I guess it’s called growing up.

I have gone through a whirl wind of emotions the last two weeks. From leaving Toronto, packing up 5 years worth of personal possession in Boston, saying goodbye to my friends and the city of Boston, to setting up my new life in California- including furniture shopping and leasing a car. I’m not quite sure how to process everything, but I do know that this is one of the biggest transitions of my life- and my emotions are definitely a reflection of that.

Let me start with my brief return to Boston- I had less than a week to pack and see friends. For those who know me well, you’ll know that I have various communities of friends in Boston and if I were to see every one of them, I would never have a minute to myself. Unfortunately, my situation didn’t allow me to see everyone but I thoroughly cherished the moments I got to spend with those I saw.

It took me down memory lane starting from 5 years ago when I first started at Emerson College as a freshmen. Ask me what I wanted to do with my career back then? I probably would’ve laughed at you. I had no idea- which could explain my eagerness to study communication. It’s a great skill but not necessary the most practical major to graduate with in this time and age.

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With that being said, two years ago, I blindly applied for an internship with a hostel and it’s changed my direction for my career. Aside from learning an immense amount about hospitality and customer service, it’s also planted a seed in me for hospitality. The few days I visited Boston as I caught up with my friends and old coworkers, I found myself in awe of the passion I have as I talked about the hospitality industry. It was very rejuvenating and refreshing to know that I am going in the right path, that for the first time in quite a few years – I am starting to form a vague road map for myself.

Flying into LAX was a very surreal experience. After delays on both my flights and a total of 12 hours of travel, I finally arrived without a return ticket. My life was about to change, but what I didn’t predict was the roller coaster of emotions that I’d go through in the next week.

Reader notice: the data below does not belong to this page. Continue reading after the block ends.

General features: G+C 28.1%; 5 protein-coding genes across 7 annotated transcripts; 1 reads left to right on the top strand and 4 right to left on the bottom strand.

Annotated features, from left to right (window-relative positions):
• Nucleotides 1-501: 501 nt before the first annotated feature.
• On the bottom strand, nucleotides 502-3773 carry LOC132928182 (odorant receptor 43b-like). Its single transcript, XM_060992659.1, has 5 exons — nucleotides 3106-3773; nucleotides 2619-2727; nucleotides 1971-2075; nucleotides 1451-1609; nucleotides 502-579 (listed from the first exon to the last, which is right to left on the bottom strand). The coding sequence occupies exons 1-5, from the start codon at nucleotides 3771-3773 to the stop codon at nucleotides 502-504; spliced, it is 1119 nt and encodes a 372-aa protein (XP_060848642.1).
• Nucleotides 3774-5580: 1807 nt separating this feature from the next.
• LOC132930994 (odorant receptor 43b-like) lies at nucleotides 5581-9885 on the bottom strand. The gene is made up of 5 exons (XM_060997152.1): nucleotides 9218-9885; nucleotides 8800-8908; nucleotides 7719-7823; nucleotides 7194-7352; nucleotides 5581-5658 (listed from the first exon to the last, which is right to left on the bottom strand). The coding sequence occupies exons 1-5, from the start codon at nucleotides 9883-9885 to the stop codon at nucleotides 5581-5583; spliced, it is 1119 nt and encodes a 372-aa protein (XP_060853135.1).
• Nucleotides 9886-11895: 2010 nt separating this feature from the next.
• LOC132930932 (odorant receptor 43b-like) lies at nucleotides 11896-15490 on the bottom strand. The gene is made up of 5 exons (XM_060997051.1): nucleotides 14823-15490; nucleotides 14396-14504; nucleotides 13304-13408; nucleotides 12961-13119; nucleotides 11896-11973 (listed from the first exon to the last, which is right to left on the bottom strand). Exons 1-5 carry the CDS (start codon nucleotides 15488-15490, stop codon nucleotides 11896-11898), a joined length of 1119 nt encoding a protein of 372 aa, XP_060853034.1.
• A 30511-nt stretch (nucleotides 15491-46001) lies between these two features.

Moving anywhere requires a lot of investment, financial and emotional but when you’re a city girl moving to Los Angeles, a city where everything is incredibly spread out, all those investments seem to triple. Who knew Ikea, Walmart, Target, and Trader Joes could be so emotionally draining? Buying anything from a bed frame to kitchen knives, they’re all so important but sometimes all I wanted to do was dig myself a hole and climb in.

The emotional roller coaster climbed to the top and was about to fall into huge drop when I realized biking to and from school was not feasible. The image of myself carrying a huge backpack on a bike, going for 30 minutes partly through highway underpasses, and a large part uphill, terrified the shit out of me. Excuse my language.

I’ve hitch hiked in Amsterdam, I’ve missed my flights, I’ve crashed on a motorcycle, I’ve experienced a lot from decisions that were adventurous but not the smartest — and yet, here I am, feeling the most terrified I’ve ever been in my whole life. My head was spinning with images of myself falling off the bike, rolling down a hill, or worse of all, just giving up and sitting on the side of the road panting with terror. My heart was beating as if I’ve just ran a marathon. It was very uncomfortable, but I kept telling myself it’s all part of the transition and adjusting to change.

What came next was long, tedious and a wake up call:

Spending over 8 hours in the car dealership negotiating, waiting, and finally driving off with a car that is my responsibility for the next three years.

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Perhaps I’m the only one that was having such a large emotional crisis in this situation, but let me tell you, when you never grew up with a car culture, know nothing about cars, and only acquired your license recently– having to make a decision on what car would be best for me — is not the most pleasant experience.

But it was growing up. 

I was growing up fast. I was being forced to learn, and take responsibilities I wasn’t ready to.

It was just what I needed, and to be frank, part of the reason why I knew I needed to come out here to a world unknown and unfamiliar to me. I knew myself well enough that if I didn’t submerse myself into discomfort, I’d never learn the way I did yesterday.

I cannot thank my family enough for the continuous support. They didn’t have to let me continue studying, move to LA where I’d have to invest in a lot financially, and more importantly, they could’ve saved me the emotional crisis if they had made it a requirement to move home. I’m the baby in the family, and I feel like I’m finally starting to grow up in a way I have never felt before.

It’s very uncomfortable but the best adventures in my life have always been through times of discomfort.

2 thoughts on “I guess it’s called growing up.

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